These Scenes From 85-Year-Old Movies Might Shock People Even Now

I never knew this part of Hollywood history. Incredible.

Think movies only got edgy in the *swingin' '60s*?

NOPE!


Movies around the 1930s were made in pre-code Hollywood, before the enforcement of the Motion Picture Production Code, or Hays Code, which was established around 1934. These pre-code movies were kinda edgy because, well, they either had no rules or just ignored the new rules.

What rules? THE HAYS CODE!*

(*Technically it's the Motion Picture Production Code, but it's widely known as the Hays Code, so we're going with that. The code was established in the early '30s, but it was strictly enforced starting July 1, 1934. And it's not cut and dry, like, pre-July 1, 1934, movies were all tawdry and shocking and then post-July 1, 1934, movies were completely tepid. The code wasn't declared like a war; it was a systematic censorship operation. I know!)

After the Hays Code ( which was originally created by a random Catholic dude and a Jesuit priest BTW) took over, not only were there fewer swear words and less of the sexier stuff you'd expect — some other stuff happened:

No more bisexual queens.

From the video above:

"In 1933, the MPPC, the Motion Picture Production Code, demanded the film 'Queen Christina' about the historically bisexual queen, not even hint at lesbianism but they did anyways."

Roles for women got way more traditional.

Those who established the code basically campaigned to quell women's independence by showing it less and less in the media and movies. In the '30s!

According to Wikipedia:

Marriage rates continually declined in the early 1930s, finally rising in 1934, the final year of the Pre-Code era, and although divorce rates lowered, this is likely because desertion was a more likely method of separation.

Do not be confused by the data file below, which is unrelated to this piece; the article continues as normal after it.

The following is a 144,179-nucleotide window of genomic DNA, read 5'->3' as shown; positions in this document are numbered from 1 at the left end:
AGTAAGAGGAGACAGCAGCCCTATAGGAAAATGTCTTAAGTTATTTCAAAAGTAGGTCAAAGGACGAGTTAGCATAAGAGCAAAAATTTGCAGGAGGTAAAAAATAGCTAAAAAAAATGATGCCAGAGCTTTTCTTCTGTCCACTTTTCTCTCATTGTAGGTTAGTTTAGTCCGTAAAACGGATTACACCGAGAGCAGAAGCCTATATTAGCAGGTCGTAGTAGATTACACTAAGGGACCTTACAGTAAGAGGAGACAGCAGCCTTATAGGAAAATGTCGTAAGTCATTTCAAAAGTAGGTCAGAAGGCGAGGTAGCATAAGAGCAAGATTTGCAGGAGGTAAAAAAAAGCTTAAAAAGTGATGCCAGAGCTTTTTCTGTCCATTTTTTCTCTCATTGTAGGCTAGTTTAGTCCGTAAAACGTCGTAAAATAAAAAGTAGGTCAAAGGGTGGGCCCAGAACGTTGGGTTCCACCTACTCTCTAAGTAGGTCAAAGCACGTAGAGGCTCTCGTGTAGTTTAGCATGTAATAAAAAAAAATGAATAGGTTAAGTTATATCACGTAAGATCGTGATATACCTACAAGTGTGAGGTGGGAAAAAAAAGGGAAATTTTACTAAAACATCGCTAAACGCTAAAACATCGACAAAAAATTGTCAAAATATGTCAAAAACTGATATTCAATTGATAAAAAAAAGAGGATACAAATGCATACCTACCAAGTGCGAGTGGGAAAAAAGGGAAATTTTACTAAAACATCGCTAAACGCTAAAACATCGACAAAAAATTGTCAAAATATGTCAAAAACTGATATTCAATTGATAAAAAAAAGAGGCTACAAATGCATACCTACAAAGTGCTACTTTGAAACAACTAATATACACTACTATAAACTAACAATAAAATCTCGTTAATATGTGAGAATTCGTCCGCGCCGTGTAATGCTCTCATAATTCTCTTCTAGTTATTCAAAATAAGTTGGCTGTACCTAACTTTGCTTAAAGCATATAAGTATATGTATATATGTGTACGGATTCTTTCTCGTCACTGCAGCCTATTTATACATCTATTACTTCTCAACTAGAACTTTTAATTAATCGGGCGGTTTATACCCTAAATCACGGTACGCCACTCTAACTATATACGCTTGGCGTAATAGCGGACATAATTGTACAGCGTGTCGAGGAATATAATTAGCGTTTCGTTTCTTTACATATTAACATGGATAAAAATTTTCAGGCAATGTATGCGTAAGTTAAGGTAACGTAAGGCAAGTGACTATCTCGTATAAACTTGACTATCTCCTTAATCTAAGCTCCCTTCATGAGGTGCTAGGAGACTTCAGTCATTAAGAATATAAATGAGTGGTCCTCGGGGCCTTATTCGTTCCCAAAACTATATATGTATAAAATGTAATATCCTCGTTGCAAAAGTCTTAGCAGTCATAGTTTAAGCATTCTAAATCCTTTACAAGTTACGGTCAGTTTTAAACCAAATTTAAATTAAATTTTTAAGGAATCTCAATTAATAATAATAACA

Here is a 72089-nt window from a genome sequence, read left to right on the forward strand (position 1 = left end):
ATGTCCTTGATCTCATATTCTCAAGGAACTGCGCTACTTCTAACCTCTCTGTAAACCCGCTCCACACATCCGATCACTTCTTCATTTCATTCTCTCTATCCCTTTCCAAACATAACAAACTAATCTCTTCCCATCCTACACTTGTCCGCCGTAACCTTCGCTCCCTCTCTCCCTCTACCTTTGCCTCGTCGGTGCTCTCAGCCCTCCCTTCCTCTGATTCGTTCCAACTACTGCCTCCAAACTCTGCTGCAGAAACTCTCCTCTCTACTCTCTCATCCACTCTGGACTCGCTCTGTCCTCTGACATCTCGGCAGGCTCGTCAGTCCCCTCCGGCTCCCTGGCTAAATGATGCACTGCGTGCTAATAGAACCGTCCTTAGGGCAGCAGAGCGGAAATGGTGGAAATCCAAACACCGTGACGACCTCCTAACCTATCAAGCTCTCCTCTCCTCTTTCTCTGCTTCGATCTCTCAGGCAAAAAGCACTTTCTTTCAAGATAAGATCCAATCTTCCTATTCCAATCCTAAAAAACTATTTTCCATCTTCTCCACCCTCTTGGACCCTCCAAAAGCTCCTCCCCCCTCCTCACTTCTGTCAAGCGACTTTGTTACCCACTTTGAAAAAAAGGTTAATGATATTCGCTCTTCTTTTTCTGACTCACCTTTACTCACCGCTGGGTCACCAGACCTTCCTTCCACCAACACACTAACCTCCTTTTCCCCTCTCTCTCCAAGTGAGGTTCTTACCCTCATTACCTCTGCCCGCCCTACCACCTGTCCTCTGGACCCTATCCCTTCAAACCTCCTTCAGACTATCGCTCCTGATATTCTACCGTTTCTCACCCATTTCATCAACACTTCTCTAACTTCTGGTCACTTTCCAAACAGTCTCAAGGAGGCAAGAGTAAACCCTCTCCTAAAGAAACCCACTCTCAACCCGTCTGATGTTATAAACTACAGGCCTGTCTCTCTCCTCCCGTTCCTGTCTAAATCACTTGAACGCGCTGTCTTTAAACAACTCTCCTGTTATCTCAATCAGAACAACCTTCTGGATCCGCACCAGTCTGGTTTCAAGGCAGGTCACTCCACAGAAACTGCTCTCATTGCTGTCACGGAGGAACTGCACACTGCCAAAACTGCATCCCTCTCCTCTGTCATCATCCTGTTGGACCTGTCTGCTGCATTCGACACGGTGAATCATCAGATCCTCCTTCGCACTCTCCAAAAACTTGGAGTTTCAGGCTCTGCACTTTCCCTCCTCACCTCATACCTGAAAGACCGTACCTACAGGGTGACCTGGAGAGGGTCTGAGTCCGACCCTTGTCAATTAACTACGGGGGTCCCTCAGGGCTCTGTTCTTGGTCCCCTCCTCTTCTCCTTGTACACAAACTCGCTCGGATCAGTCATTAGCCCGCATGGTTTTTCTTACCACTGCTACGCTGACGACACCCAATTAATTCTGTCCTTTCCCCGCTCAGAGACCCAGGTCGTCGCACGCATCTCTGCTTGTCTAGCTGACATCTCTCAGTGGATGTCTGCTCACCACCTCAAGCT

Consequently, female characters, such as Ruth Chatterton's in Female, live promiscuous bachelorette lifestyles, and control their own financial destiny (Chatterton supervises an auto factory) without regret.

On top of showing women who were financially independent, pre-code films showed all sorts of actual human behavior from women.

"Before the code, women on screen took lovers, had babies out of wedlock, got rid of cheating husbands, enjoyed their sexuality, held down professional positions without apologizing for their self-sufficiency, and in general acted the way many of us think woman acted only after 1969." — Mick Lasalle, author of "Complicated Woman: Sex and Power in Pre-Code Hollywood"

And Betty Boop's skirt grew like a foot and a half.

http://lolololori.tumblr.com/post/108110030537/pre-hays-code-betty-was-a-flapper-who-liked-short

GET THIS: Movies were censored like this until 1968.

Makes ya wonder. How much of our cultural norms NOW are being fed to us by movies — movies that follow arbitrary rules made in the '30s?

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